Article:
Written by Kevin Stoffer
For adults with atraumatic out-of-hospital-cardiac-arrest (OHCA), intra-arrest transport was associated with lower survival to discharge and less favorable neurological outcome compared to scene management.
Why does this matter?
We know that pre-hospital management of cardiac arrest saves lives, but how we manage these patients is difficult to study because of the heterogeneity of EMS practice in our country. The optimal duration to manage OHCA on scene is unknown.
Should I stay or should I go?
This was a prospective cohort study of a North American consortium that included 43,000 adult patients with non-traumatic OHCA. The primary outcome was survival to discharge in those who received intra-arrest transport compared to those who received scene resuscitation. The secondary outcome was neurologic status at discharge (Modified Rankin Score < 3 – slight disability or better). This was a retrospective analysis of the large Resuscitation Outcomes Consortium database. They adjusted for confounders such as initial cardiac rhythm, EMS level of care, time to ROSC, location of patient, and resuscitation duration. Because patients who do not achieve ROSC during scene resuscitation are often transported even after long resus duration, they used a time-matched propensity score to adjust for this bias. Ultimately, they found scene resuscitation was associated with a significant increase in survival to discharge (8.5%) compared to intra-arrest transport (4%) and a favorable neurological outcome at discharge: 7.1% compared to 2.9%. These results fuel the necessity for an RCT. Our EMS colleagues have the resources they need to care for these patients in the field, and we should design protocols allowing them to put their skills to use prior to transport. I would optimize my resuscitation on scene, with excellent compressions and early defibrillation before considering transport.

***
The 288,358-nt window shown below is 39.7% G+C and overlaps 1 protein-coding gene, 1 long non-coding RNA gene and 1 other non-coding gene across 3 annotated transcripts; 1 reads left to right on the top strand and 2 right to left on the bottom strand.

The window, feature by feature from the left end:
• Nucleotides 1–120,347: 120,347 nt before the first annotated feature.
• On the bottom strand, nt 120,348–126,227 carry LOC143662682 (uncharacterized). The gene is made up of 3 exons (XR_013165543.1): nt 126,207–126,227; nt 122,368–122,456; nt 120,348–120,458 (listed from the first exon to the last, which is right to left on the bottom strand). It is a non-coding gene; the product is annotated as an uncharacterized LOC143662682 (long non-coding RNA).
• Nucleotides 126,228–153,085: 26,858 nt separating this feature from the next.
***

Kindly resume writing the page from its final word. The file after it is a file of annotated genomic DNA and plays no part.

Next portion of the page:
Association of Intra-arrest Transport vs Continued On-Scene Resuscitation With Survival to Hospital Discharge Among Patients With Out-of-Hospital Cardiac Arrest. JAMA.2020;324(11):1058–1067. doi:10.1001/jama.2020.14185
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Reviewed by Clay Smith
Reviewer comment: This favors stay n’ play. Even with propensity matching, there is always potential for unrecognized confounders that may have influenced the decision to stay or to transport that biased the results.